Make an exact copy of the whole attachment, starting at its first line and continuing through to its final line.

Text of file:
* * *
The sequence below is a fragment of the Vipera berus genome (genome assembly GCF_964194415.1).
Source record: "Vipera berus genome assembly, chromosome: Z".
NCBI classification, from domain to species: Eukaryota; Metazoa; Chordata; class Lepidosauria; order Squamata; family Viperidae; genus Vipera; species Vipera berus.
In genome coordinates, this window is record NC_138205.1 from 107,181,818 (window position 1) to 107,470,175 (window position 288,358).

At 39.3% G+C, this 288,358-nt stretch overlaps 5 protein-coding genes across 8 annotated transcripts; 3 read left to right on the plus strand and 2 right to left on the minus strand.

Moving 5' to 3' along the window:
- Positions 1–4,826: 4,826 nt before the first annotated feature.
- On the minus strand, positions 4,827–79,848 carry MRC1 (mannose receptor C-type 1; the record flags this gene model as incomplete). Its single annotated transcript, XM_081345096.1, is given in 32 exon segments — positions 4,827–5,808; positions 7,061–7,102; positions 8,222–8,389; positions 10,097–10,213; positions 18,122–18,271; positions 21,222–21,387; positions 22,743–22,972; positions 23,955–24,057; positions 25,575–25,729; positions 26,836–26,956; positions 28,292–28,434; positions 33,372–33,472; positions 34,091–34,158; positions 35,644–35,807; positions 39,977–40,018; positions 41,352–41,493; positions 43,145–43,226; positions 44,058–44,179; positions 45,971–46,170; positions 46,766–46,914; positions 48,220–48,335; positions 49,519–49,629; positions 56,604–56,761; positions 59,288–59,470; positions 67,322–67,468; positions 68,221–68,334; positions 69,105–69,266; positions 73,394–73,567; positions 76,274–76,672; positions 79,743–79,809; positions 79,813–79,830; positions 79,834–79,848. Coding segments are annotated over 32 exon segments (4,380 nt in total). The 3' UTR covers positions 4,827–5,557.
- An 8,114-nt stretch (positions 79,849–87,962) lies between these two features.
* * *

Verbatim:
The sequence below is a fragment of the Vipera berus genome (genome assembly GCF_964194415.1).
Source record: "Vipera berus genome assembly, chromosome: Z".
NCBI classification, from domain to species: Eukaryota; Metazoa; Chordata; class Lepidosauria; order Squamata; family Viperidae; genus Vipera; species Vipera berus.
In genome coordinates, this window is record NC_138205.1 from 107,181,818 (window position 1) to 107,470,175 (window position 288,358).

At 39.3% G+C, this 288,358-nt stretch overlaps 5 protein-coding genes across 8 annotated transcripts; 3 read left to right on the plus strand and 2 right to left on the minus strand.

Moving 5' to 3' along the window:
- Positions 1–4,826: 4,826 nt before the first annotated feature.
- On the minus strand, positions 4,827–79,848 carry MRC1 (mannose receptor C-type 1; the record flags this gene model as incomplete). Its single annotated transcript, XM_081345096.1, is given in 32 exon segments — positions 4,827–5,808; positions 7,061–7,102; positions 8,222–8,389; positions 10,097–10,213; positions 18,122–18,271; positions 21,222–21,387; positions 22,743–22,972; positions 23,955–24,057; positions 25,575–25,729; positions 26,836–26,956; positions 28,292–28,434; positions 33,372–33,472; positions 34,091–34,158; positions 35,644–35,807; positions 39,977–40,018; positions 41,352–41,493; positions 43,145–43,226; positions 44,058–44,179; positions 45,971–46,170; positions 46,766–46,914; positions 48,220–48,335; positions 49,519–49,629; positions 56,604–56,761; positions 59,288–59,470; positions 67,322–67,468; positions 68,221–68,334; positions 69,105–69,266; positions 73,394–73,567; positions 76,274–76,672; positions 79,743–79,809; positions 79,813–79,830; positions 79,834–79,848. Coding segments are annotated over 32 exon segments (4,380 nt in total). The 3' UTR covers positions 4,827–5,557.
- An 8,114-nt stretch (positions 79,849–87,962) lies between these two features.